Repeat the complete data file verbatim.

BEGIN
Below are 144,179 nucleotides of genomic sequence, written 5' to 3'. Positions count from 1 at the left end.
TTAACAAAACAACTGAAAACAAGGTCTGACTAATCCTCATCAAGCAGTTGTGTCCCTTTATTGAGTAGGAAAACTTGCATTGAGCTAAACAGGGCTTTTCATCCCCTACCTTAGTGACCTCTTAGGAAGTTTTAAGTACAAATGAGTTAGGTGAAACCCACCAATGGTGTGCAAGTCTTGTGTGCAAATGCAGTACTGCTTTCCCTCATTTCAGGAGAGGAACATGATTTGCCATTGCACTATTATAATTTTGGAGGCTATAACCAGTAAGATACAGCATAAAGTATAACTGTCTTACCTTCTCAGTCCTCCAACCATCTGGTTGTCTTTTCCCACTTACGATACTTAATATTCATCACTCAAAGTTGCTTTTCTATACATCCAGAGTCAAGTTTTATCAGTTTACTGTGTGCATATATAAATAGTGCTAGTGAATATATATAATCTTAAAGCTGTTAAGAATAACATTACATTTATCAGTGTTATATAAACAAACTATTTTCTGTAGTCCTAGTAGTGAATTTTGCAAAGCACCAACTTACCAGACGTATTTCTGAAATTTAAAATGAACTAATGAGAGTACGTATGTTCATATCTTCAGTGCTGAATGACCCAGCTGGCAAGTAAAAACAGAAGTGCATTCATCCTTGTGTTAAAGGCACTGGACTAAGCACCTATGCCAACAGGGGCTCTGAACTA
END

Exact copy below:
Below are 144,179 nucleotides of genomic sequence, written 5' to 3'. Positions count from 1 at the left end.
TTAACAAAACAACTGAAAACAAGGTCTGACTAATCCTCATCAAGCAGTTGTGTCCCTTTATTGAGTAGGAAAACTTGCATTGAGCTAAACAGGGCTTTTCATCCCCTACCTTAGTGACCTCTTAGGAAGTTTTAAGTACAAATGAGTTAGGTGAAACCCACCAATGGTGTGCAAGTCTTGTGTGCAAATGCAGTACTGCTTTCCCTCATTTCAGGAGAGGAACATGATTTGCCATTGCACTATTATAATTTTGGAGGCTATAACCAGTAAGATACAGCATAAAGTATAACTGTCTTACCTTCTCAGTCCTCCAACCATCTGGTTGTCTTTTCCCACTTACGATACTTAATATTCATCACTCAAAGTTGCTTTTCTATACATCCAGAGTCAAGTTTTATCAGTTTACTGTGTGCATATATAAATAGTGCTAGTGAATATATATAATCTTAAAGCTGTTAAGAATAACATTACATTTATCAGTGTTATATAAACAAACTATTTTCTGTAGTCCTAGTAGTGAATTTTGCAAAGCACCAACTTACCAGACGTATTTCTGAAATTTAAAATGAACTAATGAGAGTACGTATGTTCATATCTTCAGTGCTGAATGACCCAGCTGGCAAGTAAAAACAGAAGTGCATTCATCCTTGTGTTAAAGGCACTGGACTAAGCACCTATGCCAACAGGGGCTCTGAACTA